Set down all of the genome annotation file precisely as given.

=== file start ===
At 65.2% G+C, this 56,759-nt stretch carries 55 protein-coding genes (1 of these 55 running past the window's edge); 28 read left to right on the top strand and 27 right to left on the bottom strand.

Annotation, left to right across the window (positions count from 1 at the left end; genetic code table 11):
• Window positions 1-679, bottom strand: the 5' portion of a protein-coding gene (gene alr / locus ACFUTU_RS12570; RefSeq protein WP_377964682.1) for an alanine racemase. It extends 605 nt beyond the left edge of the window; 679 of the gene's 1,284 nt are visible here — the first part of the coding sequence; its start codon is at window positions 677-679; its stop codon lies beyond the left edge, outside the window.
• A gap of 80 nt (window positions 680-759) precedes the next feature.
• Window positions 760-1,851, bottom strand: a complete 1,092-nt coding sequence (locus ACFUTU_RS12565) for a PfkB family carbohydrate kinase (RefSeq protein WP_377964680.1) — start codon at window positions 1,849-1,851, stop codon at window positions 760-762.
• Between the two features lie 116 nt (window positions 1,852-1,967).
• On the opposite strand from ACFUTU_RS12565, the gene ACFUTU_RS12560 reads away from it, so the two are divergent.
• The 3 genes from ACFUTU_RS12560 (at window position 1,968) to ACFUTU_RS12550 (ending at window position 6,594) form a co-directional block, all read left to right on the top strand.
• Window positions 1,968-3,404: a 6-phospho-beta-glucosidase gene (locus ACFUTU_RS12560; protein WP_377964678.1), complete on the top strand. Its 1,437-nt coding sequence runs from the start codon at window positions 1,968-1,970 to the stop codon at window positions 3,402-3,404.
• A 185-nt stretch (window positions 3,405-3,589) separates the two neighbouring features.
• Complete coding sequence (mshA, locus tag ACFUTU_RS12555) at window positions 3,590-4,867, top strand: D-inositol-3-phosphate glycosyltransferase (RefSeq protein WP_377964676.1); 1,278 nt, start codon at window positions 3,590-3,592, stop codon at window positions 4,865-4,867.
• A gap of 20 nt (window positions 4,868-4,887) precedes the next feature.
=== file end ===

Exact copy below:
At 65.2% G+C, this 56,759-nt stretch carries 55 protein-coding genes (1 of these 55 running past the window's edge); 28 read left to right on the top strand and 27 right to left on the bottom strand.

Annotation, left to right across the window (positions count from 1 at the left end; genetic code table 11):
• Window positions 1-679, bottom strand: the 5' portion of a protein-coding gene (gene alr / locus ACFUTU_RS12570; RefSeq protein WP_377964682.1) for an alanine racemase. It extends 605 nt beyond the left edge of the window; 679 of the gene's 1,284 nt are visible here — the first part of the coding sequence; its start codon is at window positions 677-679; its stop codon lies beyond the left edge, outside the window.
• A gap of 80 nt (window positions 680-759) precedes the next feature.
• Window positions 760-1,851, bottom strand: a complete 1,092-nt coding sequence (locus ACFUTU_RS12565) for a PfkB family carbohydrate kinase (RefSeq protein WP_377964680.1) — start codon at window positions 1,849-1,851, stop codon at window positions 760-762.
• Between the two features lie 116 nt (window positions 1,852-1,967).
• On the opposite strand from ACFUTU_RS12565, the gene ACFUTU_RS12560 reads away from it, so the two are divergent.
• The 3 genes from ACFUTU_RS12560 (at window position 1,968) to ACFUTU_RS12550 (ending at window position 6,594) form a co-directional block, all read left to right on the top strand.
• Window positions 1,968-3,404: a 6-phospho-beta-glucosidase gene (locus ACFUTU_RS12560; protein WP_377964678.1), complete on the top strand. Its 1,437-nt coding sequence runs from the start codon at window positions 1,968-1,970 to the stop codon at window positions 3,402-3,404.
• A 185-nt stretch (window positions 3,405-3,589) separates the two neighbouring features.
• Complete coding sequence (mshA, locus tag ACFUTU_RS12555) at window positions 3,590-4,867, top strand: D-inositol-3-phosphate glycosyltransferase (RefSeq protein WP_377964676.1); 1,278 nt, start codon at window positions 3,590-3,592, stop codon at window positions 4,865-4,867.
• A gap of 20 nt (window positions 4,868-4,887) precedes the next feature.